Sumner is a research scientist with a decade of experience designing brain-computer interfaces (BCI) and neuroprosthetics for people with neurological injury or disease. His research has leveraged existing BCI techniques to awaken new pathways in the brain, restoring movement to people with paralysis. More recently, he introduced...
Brain computer interfaces have been getting a lot of attention – but what do the next generation of these devices look like? A brain computer interface, or BCI, consists of some kind of brain sensor that feeds information into a decoder to translate into commands. Adoption of these devices could grow exponentially if they can be used to treat depression, anxiety, pain, OCD, and other brain circuit disorders. Current BCI’s can read rudimentary brain activity to allow people to play pong, write words, and play video games. Neuralink has gone a step further and created wireless neural implants that allow the patient to untether themselves from cumbersome machines.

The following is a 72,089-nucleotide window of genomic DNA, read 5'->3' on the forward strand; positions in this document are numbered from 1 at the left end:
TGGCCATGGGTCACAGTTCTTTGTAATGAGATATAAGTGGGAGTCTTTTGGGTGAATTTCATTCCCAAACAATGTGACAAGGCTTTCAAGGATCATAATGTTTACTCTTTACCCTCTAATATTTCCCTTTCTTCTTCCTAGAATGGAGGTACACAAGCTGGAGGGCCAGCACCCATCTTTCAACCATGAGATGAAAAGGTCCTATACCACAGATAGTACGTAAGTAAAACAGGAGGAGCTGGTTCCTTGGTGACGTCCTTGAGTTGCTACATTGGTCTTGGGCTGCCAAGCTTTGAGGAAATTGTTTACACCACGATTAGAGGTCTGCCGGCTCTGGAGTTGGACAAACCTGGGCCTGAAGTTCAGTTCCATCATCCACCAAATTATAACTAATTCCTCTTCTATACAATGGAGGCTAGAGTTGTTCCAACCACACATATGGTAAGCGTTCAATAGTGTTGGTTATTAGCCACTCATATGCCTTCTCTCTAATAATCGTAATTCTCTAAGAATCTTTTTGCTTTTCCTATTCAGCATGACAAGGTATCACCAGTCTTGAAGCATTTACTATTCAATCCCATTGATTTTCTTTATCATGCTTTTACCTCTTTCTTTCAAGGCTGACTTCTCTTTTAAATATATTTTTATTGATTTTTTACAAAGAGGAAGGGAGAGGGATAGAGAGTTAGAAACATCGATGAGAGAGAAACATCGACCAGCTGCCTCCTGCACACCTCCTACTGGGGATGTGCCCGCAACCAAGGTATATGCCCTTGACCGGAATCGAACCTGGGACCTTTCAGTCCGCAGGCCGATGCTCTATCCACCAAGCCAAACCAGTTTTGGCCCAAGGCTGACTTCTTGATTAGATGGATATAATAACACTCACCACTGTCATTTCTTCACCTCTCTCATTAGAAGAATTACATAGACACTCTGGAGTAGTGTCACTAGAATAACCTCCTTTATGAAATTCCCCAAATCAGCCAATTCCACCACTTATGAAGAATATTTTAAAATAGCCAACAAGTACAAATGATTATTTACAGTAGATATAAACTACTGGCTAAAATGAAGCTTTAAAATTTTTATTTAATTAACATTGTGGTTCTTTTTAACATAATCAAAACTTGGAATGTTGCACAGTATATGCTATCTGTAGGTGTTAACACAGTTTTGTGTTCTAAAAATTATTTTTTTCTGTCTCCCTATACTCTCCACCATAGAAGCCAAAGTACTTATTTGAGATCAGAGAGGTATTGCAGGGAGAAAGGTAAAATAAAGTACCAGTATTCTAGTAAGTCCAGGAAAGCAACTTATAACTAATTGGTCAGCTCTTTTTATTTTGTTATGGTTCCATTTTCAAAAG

However, the current generation of BCI’s falls short in the categories of longevity and coverage. These devices last around 5 years, and the invasive surgery required to fix the implant is dangerous and probably untenable for most people. They also only cover a very small portion of the brain, less than one half of one percent, so their usefulness is limited.
Sumner proposes that ultrasound might be used to create a BCI that is non-invasive, long lasting, that operates at scale to interact with large swaths of the brain at once. He’s not talking about the ultrasound used for pregnancy tests – a method called functional ultrasound can get down to 100 micron resolution. They detect red blood cell motion and by tracking metabolism they infer neuronal activity. His group has some initial success and believes its possible to use ultrasound to write to the brain along with reading it.